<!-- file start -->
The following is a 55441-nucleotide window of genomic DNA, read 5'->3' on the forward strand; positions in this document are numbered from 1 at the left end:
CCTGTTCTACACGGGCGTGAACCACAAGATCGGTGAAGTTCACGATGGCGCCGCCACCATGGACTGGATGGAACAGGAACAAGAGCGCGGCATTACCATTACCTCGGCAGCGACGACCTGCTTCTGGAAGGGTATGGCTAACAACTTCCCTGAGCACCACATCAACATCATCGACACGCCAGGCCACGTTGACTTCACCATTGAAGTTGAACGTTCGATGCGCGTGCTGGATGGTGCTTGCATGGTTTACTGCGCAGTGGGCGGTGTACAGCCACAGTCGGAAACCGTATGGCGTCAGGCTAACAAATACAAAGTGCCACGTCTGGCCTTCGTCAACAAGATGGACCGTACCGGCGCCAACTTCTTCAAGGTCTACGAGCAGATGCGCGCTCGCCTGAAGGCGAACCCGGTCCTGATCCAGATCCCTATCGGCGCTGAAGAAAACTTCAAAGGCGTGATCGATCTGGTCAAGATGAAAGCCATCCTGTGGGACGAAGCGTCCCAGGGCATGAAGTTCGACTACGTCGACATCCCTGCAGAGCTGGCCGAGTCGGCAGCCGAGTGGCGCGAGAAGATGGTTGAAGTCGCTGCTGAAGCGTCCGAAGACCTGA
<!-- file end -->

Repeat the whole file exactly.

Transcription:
The following is a 55441-nucleotide window of genomic DNA, read 5'->3' on the forward strand; positions in this document are numbered from 1 at the left end:
CCTGTTCTACACGGGCGTGAACCACAAGATCGGTGAAGTTCACGATGGCGCCGCCACCATGGACTGGATGGAACAGGAACAAGAGCGCGGCATTACCATTACCTCGGCAGCGACGACCTGCTTCTGGAAGGGTATGGCTAACAACTTCCCTGAGCACCACATCAACATCATCGACACGCCAGGCCACGTTGACTTCACCATTGAAGTTGAACGTTCGATGCGCGTGCTGGATGGTGCTTGCATGGTTTACTGCGCAGTGGGCGGTGTACAGCCACAGTCGGAAACCGTATGGCGTCAGGCTAACAAATACAAAGTGCCACGTCTGGCCTTCGTCAACAAGATGGACCGTACCGGCGCCAACTTCTTCAAGGTCTACGAGCAGATGCGCGCTCGCCTGAAGGCGAACCCGGTCCTGATCCAGATCCCTATCGGCGCTGAAGAAAACTTCAAAGGCGTGATCGATCTGGTCAAGATGAAAGCCATCCTGTGGGACGAAGCGTCCCAGGGCATGAAGTTCGACTACGTCGACATCCCTGCAGAGCTGGCCGAGTCGGCAGCCGAGTGGCGCGAGAAGATGGTTGAAGTCGCTGCTGAAGCGTCCGAAGACCTGA